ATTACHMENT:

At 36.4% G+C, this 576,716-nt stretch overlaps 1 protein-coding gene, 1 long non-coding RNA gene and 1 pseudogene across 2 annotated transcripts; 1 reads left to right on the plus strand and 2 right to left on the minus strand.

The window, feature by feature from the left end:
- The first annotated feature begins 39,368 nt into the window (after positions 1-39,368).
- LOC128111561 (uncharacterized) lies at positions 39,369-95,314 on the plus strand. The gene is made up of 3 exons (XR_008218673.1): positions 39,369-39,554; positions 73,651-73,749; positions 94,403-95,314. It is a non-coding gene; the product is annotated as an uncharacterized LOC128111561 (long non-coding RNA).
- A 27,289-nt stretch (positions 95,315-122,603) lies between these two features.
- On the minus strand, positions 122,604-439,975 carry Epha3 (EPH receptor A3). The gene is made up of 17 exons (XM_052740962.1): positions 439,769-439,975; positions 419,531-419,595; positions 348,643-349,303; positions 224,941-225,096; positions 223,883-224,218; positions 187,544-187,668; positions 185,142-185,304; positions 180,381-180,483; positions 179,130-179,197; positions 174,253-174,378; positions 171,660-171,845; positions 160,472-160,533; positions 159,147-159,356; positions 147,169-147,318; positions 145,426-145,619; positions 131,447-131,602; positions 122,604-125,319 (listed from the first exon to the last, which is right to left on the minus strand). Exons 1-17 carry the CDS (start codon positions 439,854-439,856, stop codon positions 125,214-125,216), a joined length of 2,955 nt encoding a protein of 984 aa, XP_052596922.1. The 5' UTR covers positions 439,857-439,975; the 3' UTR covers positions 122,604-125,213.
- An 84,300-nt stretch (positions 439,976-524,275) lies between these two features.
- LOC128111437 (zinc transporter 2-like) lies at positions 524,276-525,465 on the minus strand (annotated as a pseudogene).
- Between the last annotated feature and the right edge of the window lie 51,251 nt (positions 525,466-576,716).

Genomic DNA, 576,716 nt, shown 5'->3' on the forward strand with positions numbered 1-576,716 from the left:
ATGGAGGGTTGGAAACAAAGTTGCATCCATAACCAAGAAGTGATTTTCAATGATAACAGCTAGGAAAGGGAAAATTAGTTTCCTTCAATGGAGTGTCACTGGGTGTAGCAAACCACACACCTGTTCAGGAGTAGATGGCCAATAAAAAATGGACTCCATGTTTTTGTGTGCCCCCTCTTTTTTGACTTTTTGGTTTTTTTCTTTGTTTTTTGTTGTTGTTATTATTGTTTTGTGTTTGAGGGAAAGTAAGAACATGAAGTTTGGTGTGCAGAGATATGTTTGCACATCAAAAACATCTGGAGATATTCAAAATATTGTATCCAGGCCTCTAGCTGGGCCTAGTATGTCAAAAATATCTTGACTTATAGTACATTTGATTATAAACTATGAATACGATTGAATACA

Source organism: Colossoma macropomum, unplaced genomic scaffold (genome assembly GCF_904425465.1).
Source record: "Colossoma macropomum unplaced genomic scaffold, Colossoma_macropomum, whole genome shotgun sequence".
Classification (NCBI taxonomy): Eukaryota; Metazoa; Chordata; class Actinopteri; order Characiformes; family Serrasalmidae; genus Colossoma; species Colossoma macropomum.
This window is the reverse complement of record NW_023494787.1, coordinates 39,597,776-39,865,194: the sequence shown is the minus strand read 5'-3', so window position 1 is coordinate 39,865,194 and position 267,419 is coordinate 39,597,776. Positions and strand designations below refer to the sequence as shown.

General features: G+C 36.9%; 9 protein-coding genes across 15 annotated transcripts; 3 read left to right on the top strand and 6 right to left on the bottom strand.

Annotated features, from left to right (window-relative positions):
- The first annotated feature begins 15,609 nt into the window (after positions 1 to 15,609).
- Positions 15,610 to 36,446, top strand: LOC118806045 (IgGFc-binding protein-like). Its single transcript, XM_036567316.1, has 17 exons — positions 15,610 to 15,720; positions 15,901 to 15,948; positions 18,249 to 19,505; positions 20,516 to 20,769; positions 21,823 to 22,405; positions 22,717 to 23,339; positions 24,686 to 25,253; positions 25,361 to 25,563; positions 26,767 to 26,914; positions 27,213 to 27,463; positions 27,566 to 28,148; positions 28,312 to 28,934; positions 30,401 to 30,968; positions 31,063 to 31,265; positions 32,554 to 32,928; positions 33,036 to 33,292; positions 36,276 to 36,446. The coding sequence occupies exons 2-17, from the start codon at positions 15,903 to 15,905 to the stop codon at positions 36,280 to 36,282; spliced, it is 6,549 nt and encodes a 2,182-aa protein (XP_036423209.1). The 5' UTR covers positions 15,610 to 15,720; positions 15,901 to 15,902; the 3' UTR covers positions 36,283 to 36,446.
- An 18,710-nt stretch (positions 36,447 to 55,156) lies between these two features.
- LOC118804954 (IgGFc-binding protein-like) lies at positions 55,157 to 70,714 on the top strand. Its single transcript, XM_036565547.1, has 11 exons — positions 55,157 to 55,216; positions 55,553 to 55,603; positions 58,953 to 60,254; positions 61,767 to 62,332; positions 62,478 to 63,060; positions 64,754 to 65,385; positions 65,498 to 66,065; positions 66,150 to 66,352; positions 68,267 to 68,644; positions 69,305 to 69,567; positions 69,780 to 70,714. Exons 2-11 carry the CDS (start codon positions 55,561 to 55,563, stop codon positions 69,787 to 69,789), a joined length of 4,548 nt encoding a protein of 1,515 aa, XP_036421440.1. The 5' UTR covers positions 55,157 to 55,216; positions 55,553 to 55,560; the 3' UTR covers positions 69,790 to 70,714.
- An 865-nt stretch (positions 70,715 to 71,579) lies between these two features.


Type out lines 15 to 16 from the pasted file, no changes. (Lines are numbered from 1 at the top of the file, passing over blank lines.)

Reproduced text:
This window is the reverse complement of record NW_023494787.1, coordinates 39,597,776-39,865,194: the sequence shown is the minus strand read 5'-3', so window position 1 is coordinate 39,865,194 and position 267,419 is coordinate 39,597,776. Positions and strand designations below refer to the sequence as shown.

General features: G+C 36.9%; 9 protein-coding genes across 15 annotated transcripts; 3 read left to right on the top strand and 6 right to left on the bottom strand.